Mulkey said she received had one student complaint forwarded to her that the ceremony might be illegal. As a result, Mulkey sent an e-mail to Lapin questioning the legality of the ceremony.

In his e-mail response, Lapin said, “the couples will not have marriage licenses, so it is not recognized by the state as a marriage. They will only be married in the eyes of the church. Legally speaking, they are not really getting married.”

In the Commonwealth of Kentucky, neither same-sex marriages nor civil unions are legally recognized. Marriage is defined as being between a man and a woman.


“This incident is exactly the sort to reinforce cynicism in our students about political activism and the importance of free expression in a democratic society,” Alberti said in his e-mail to the administrators. “The students involved are among the most idealistic and committed on our campus, and they deserve better than to have their event undermined through the inappropriate pressure placed on a faculty member.”

At the event, most of the Common Ground leadership refused to answer questions as to whether Lapin had been pressured not to participate in the event, including Mike Volmer, the organization’s president. He indicated he was not sure it would a good idea to talk about it.

However, one of Common Ground’s members assisting in the coordination of the event, Alex Kindell, said she was aware of the pressures and understood Lapin’s decision not to participate, in an interview on the day of the event.

“I believe taking a stand on this campus is difficult thing to take especially on a divisive issue and you really have to think it through with your family and the people you care about in your life,” she said.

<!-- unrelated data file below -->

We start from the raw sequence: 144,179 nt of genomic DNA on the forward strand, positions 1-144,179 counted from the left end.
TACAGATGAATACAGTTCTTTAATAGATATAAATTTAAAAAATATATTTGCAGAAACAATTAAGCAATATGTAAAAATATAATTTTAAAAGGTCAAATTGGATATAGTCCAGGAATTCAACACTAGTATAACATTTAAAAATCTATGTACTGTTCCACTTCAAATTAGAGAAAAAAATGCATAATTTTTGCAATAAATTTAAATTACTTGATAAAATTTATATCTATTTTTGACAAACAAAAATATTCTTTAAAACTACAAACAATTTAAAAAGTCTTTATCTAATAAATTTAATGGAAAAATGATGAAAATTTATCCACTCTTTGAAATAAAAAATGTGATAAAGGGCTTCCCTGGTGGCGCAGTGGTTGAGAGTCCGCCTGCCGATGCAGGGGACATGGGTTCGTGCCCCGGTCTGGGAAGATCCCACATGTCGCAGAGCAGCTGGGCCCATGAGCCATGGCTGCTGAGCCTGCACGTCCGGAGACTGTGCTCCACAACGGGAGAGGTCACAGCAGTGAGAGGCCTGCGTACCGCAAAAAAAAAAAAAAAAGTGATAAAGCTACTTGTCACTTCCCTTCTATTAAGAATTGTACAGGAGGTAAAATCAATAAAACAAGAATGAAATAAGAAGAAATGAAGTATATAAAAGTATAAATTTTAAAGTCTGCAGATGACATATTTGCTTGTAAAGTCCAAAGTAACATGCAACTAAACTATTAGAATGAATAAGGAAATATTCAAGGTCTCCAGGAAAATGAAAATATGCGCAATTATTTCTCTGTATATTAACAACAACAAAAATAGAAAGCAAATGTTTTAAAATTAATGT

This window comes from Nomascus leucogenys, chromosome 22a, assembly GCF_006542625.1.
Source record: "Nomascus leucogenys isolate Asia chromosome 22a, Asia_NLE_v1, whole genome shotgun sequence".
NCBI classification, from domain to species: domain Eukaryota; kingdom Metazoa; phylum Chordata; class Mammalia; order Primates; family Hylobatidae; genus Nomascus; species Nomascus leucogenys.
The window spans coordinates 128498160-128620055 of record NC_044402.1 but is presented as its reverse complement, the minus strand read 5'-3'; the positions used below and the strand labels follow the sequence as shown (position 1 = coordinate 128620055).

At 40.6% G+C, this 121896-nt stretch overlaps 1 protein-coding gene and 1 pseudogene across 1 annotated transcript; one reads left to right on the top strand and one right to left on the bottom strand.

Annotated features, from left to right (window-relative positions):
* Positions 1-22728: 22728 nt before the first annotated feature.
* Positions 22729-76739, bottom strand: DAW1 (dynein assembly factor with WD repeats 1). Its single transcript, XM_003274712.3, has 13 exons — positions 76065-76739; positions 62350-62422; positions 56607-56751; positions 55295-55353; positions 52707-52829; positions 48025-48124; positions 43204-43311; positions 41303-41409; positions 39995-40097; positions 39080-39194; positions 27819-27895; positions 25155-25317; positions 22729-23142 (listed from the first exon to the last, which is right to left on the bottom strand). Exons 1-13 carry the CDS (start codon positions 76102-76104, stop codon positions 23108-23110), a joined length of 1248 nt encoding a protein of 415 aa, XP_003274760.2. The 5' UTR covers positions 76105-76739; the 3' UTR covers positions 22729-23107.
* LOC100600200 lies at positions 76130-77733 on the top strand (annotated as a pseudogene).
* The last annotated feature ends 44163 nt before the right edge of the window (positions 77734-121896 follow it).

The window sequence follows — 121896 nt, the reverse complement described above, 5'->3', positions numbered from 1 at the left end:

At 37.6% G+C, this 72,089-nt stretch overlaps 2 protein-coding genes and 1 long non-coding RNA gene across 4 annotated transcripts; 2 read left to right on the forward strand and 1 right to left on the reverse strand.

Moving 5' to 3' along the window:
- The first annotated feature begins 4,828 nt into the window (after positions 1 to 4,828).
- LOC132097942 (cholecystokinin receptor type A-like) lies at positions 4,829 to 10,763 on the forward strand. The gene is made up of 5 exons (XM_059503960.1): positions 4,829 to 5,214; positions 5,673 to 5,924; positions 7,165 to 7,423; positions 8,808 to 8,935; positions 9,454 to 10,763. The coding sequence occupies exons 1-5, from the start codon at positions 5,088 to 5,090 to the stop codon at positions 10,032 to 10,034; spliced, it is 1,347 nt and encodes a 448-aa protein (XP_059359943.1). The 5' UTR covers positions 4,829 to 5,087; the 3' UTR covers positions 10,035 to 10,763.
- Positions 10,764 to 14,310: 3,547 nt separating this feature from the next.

Kindell added that she had no hard feelings toward Lapin and valued the things he had done for the gay community. She also said she was emboldened by the pressures Lapin faced.

“I think I’m more determined to make it happen and we can plan now for future events for more opposition,” Kindell said.

Despite originally expressing her determination to make the event happen, in subsequent interviews with The Northerner, Kindell backed away from all her statements.

“My statements [are] no longer accurate or relevantÖsince they were not printed in a time wise fashion, I [cannot] stand behind them, now knowing what I know, and with the situation evolving,” Kindell explained in a Facebook message, adding that running her name or quotes in this article would discredit it. She refused to make further comment.

When first interviewed about the marriage event, Lapin said he hoped that it would still occur despite his decision not to participate. In subsequent interviews, however, he then shared that perhaps Common Ground should consider holding the event off campus, and that he provided the group with a copy of his service so that perhaps a student could officiate over the ceremony.

According to Common Ground Ambassador, Maggie Lewis, the group is still planning to have a marriage event, but are working out the details and taking more time to plan the event. She declined to name specifics until the planning was complete.

“Don’t worry, it shall be fantastic when it happens,” she said.


The proposed state legislation said to be behind the concerns of the supervisors, administration, and Lapin is Senate Bill 112. That bill simply adds a few definitions within state law relating to health benefits for public employees. The definitional changes would define spouse as “a person to whom the employee is legally married pursuant to Kentucky state law.” In addition, it excludes domestic partners from the definition of a “family member.”

At present, the bill has been passed by the Senate of Kentucky and is now in the Health ‘ Welfare Committee of the House of Representatives. In order to become law, the bill will need to be passed as-is by both the committee and the House and then be signed by the governor.